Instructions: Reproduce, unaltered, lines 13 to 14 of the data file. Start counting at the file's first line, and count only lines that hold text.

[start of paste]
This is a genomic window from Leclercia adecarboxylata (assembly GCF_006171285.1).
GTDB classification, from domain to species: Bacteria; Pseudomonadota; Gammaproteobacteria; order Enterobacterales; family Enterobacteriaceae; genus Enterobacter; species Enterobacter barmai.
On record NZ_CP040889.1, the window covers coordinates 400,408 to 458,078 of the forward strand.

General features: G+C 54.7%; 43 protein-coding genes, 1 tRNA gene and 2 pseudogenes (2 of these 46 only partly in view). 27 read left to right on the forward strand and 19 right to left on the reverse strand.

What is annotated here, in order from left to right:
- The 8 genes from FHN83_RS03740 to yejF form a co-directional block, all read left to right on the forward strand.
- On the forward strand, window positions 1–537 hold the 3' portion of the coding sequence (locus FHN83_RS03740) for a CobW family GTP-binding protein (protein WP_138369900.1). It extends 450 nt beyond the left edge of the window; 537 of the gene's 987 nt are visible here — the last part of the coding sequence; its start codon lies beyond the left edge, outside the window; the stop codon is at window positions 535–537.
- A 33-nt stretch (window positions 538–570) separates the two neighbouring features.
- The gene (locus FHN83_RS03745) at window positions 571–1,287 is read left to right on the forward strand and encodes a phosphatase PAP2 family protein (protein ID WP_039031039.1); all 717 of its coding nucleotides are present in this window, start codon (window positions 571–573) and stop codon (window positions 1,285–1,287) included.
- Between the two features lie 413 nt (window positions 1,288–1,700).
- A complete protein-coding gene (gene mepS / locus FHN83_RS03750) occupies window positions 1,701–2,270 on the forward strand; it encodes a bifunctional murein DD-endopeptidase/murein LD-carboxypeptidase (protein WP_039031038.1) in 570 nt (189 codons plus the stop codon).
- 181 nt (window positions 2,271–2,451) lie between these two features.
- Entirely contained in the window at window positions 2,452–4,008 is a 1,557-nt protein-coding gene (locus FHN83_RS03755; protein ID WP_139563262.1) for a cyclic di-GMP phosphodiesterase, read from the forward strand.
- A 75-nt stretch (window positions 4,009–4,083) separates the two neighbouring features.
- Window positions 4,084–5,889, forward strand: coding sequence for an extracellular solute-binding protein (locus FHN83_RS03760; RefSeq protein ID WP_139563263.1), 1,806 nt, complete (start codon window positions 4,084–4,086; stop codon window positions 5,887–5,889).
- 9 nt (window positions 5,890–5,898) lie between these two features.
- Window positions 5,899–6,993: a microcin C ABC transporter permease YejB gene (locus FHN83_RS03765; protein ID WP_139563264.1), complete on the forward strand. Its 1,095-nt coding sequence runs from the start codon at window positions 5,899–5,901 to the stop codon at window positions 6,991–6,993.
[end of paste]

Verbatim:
- Entirely contained in the window at window positions 2,452–4,008 is a 1,557-nt protein-coding gene (locus FHN83_RS03755; protein ID WP_139563262.1) for a cyclic di-GMP phosphodiesterase, read from the forward strand.
- A 75-nt stretch (window positions 4,009–4,083) separates the two neighbouring features.